Passing the scene of yesterday's triumph – the Loibl Pass – the cars climbed the Klein Loibl summit (770 m), tackling tight hairpins on the descent. Hugging the Austrian-Slovenian border and passing several eerily deserted border controls – a clear indication of the changes in European history since the time of the 1913 Alpenfahrt – then a steady climb to Radlpass/Radelj (679 m). The modern sweeping curves gave way to the original road with gradients of at least 18%, with very steep sections and tight hairpins.
The imposing Stubalpe or Gaberlsattel (1547 m) proved no challenge to the Radley car, with its owner, John Kennedy, piloting the car up the pass with consummate skill, the car seeming to arrive at the summit as if carried by the same clouds as those skirting the peaks in the distance. The pass also gave an opportunity for the modern Rolls-Royce Ghosts, that have accompanied the Trial throughout, to clearly demonstrate their lineage, wafting majestically up the pass.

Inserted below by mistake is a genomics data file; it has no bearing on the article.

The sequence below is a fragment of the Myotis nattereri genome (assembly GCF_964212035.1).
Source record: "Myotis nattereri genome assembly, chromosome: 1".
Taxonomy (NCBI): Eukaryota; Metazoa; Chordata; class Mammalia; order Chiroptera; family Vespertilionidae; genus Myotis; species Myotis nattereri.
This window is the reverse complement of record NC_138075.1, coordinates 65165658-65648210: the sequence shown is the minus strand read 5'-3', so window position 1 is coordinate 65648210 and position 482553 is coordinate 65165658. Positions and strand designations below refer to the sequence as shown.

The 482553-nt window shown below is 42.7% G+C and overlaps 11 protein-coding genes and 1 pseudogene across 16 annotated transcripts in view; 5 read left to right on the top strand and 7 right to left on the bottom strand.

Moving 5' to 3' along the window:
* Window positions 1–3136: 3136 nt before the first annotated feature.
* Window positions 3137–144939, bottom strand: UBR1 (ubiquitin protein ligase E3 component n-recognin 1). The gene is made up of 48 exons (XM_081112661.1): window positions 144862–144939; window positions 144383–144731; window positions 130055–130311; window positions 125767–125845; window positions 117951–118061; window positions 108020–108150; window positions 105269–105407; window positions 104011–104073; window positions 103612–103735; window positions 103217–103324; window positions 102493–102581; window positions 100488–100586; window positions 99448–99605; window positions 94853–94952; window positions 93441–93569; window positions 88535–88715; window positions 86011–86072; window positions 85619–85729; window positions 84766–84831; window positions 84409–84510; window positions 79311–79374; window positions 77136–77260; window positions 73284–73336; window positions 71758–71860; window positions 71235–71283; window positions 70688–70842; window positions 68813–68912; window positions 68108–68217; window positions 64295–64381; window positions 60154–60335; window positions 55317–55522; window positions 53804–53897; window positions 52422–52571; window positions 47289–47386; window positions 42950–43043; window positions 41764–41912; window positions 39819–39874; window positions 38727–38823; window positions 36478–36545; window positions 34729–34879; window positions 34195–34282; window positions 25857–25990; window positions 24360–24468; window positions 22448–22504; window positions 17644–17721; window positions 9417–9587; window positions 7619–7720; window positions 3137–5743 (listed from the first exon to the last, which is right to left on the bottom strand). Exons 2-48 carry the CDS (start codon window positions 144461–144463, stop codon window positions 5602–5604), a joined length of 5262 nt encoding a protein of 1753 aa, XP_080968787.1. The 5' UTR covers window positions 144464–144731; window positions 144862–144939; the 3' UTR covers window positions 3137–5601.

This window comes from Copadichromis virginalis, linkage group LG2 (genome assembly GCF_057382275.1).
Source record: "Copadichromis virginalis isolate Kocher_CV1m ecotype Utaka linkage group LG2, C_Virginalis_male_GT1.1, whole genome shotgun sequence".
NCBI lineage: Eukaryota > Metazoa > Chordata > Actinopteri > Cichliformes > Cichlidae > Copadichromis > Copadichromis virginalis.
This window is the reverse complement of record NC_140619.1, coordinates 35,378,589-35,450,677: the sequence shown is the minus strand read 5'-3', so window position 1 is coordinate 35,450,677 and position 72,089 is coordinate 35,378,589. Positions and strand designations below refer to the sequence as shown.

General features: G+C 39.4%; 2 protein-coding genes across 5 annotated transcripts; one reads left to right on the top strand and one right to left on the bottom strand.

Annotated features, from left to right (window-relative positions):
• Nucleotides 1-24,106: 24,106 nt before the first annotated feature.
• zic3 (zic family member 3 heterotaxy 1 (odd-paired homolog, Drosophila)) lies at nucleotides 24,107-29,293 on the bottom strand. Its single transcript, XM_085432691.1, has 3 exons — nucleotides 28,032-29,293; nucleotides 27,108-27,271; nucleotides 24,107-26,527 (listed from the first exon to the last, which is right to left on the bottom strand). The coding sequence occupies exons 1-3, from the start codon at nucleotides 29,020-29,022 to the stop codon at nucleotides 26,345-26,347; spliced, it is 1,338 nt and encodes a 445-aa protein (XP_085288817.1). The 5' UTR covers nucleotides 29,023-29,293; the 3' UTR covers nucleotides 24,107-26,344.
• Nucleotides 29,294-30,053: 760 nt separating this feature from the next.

A warming and celebratory bowl of local soup was consumed before the long drive to Semmering, with many of the Rolls-Royce Silver Ghosts cruising at a comfortable 100 km/h. Quite extraordinary considering the age of most, and a reminder that the moniker 'Best Car in the World' was deserved.
The overnight stop was at the iconic Panhans Grand Hotel, 1000 metres above sea level and steeped in history. At the time of the 1913 Alpenfahrt, the hotel had 400 rooms and was one of the largest in Central Europe.